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Myanmar’s junta says it will sue 2 banned media outlets

Junta officials are preparing to sue two independent media outlets, accusing them of not paying broadcasting fees imposed just before the military took power in a coup d’etat more than two years ago.

The Yangon offices of the Democratic Voice of Burma, or DVB, and the Mizzima news agencies were raided by junta security forces in March 2021 – a month after the Feb. 1, 2021, military coup d’etat.

The State Administrative Council, the official name of the military government, revoked the operating licenses of the outlets, which now operate online and underground.

The junta’s Ministry of Information announced the lawsuit on Saturday, saying they still must pay for using the state-owned Myanmar Radio and Television platform to air news and entertainment in the months before the military takeover.

According to the lawsuit, DVB owes a month’s fee of more than 20 million kyats, or about US$9,500, while Mizzima must pay 80 million kyats, or about US$38,000, for four months of services. 

DVB and Mizzima told RFA on Monday that the lawsuit was illegal because it was brought by a junta that unlawfully seized power. 

Mizzima News’ office in Thanlyin, Yangon, was raided by junta troops on Mar. 9, 2021, eight days after the military coup. Credit: Citizen journalist

‘Within minutes of the military coup’

That’s also why DVB doesn’t owe any fees to the junta, said Editor-in-chief Aye Chan Naing. Its broadcasting license contract was signed with a civilian government that was elected by the people, he said.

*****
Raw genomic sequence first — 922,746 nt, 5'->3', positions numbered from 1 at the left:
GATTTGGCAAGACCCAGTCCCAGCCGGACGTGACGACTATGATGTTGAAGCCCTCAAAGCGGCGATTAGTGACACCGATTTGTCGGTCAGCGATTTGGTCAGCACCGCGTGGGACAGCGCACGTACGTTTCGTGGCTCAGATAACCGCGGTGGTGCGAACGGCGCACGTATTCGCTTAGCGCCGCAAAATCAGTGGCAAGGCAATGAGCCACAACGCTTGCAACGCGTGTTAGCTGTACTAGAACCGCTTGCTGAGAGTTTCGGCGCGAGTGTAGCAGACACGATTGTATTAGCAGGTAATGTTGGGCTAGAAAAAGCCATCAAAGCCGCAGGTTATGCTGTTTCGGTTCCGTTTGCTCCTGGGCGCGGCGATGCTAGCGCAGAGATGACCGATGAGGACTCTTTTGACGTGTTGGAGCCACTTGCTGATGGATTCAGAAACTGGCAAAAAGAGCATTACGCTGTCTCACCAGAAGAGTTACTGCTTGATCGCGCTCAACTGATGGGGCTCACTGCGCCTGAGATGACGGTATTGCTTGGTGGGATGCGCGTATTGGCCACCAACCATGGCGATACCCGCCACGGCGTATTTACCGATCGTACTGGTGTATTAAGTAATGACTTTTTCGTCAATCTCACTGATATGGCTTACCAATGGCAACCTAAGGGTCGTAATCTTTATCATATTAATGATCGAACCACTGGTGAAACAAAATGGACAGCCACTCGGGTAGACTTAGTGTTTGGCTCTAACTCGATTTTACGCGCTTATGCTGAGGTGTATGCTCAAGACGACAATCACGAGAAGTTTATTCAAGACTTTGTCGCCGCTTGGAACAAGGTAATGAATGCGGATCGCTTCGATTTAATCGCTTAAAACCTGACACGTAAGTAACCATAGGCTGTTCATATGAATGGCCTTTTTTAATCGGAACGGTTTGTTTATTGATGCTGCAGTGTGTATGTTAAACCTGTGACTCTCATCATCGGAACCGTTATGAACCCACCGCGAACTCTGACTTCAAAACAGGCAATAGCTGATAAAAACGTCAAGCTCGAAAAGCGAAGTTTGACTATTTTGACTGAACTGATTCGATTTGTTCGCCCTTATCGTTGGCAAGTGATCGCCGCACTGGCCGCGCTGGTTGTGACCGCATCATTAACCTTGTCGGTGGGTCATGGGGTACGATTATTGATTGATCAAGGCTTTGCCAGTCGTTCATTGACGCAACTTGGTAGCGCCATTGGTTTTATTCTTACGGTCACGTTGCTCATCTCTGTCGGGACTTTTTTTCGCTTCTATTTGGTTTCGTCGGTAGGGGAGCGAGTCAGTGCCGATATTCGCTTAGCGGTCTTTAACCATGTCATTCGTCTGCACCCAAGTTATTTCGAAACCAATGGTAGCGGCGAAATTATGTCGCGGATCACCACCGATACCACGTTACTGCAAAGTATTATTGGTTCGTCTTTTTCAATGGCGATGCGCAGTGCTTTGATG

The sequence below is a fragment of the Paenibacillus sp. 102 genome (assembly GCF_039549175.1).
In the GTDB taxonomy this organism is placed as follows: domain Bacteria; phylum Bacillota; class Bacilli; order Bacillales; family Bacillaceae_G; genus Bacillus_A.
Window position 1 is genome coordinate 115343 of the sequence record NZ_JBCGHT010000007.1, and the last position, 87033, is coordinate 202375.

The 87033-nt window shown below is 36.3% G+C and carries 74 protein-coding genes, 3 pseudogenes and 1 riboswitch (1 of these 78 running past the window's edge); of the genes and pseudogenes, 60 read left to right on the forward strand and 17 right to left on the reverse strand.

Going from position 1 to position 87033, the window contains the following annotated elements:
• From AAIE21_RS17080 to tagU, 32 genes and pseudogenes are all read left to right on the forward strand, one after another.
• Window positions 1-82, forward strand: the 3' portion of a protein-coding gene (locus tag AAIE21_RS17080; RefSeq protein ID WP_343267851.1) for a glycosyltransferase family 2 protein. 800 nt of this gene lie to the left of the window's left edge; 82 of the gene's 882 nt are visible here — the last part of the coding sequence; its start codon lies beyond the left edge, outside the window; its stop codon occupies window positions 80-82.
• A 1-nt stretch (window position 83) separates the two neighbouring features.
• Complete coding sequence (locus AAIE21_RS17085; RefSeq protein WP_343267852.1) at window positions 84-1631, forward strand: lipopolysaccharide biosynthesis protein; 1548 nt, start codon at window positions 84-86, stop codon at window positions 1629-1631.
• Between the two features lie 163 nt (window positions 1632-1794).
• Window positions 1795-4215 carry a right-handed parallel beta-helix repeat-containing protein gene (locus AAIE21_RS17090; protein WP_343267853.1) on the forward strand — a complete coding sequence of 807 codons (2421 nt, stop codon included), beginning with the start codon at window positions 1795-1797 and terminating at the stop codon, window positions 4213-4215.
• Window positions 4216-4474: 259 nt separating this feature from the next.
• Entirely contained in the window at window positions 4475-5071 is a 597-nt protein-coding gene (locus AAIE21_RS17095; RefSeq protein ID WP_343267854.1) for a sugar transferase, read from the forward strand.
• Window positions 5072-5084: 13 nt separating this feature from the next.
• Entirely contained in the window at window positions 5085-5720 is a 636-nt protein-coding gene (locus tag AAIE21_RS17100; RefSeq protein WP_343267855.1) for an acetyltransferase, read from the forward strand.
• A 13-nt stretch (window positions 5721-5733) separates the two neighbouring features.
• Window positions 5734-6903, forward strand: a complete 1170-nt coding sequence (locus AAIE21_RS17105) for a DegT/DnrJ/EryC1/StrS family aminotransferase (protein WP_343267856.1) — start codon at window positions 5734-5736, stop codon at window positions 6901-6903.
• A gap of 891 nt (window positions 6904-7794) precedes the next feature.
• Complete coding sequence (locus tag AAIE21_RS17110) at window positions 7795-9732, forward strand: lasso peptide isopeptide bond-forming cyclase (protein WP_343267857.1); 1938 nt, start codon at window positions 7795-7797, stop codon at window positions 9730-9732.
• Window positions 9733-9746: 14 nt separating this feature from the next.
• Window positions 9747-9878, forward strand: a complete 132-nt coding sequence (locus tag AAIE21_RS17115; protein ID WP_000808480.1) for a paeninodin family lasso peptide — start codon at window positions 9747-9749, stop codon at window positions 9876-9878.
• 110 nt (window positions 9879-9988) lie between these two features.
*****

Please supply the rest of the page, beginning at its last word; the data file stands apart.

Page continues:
“We had to pay MRTV every three months,” he told RFA. “We were never late to pay. But within minutes of the military coup, our television channel was cut for exactly one month without any notice from them.”

Mizzima’s founder and chairman, Soe Myint, told RFA that the outlet would pay the bill if it could access its bank account, which had 90 million kyat (about US$42,000) when it was seized by the junta in March 2021. 

He said he hasn’t received any emails or official paperwork about the lawsuit. 

“If it is in an independent, judicially competent and safe situation, I am ready to defend this lawsuit in court at any time. Whether it is inside Myanmar or anywhere abroad,” he said. “I can present the fact that the military junta unlawfully seized my house and all my properties in any free and fair court of law.” 

The junta has also charged seven Mizzima employees with violating Section 505(a) of Myanmar’s Penal Code, Soe Myint said. That part of the law pertains to the circulation of statements, rumors or reports with the intent to cause military officers to disregard or fail in their duties.

RFA attempted to contact junta Deputy Information Minister Maj. Gen. Zaw Min Tun for a response on the lawsuit, but his phone rang unanswered.

Translated by Myo Min Aung. Edited by Matt Reed and Malcolm Foster.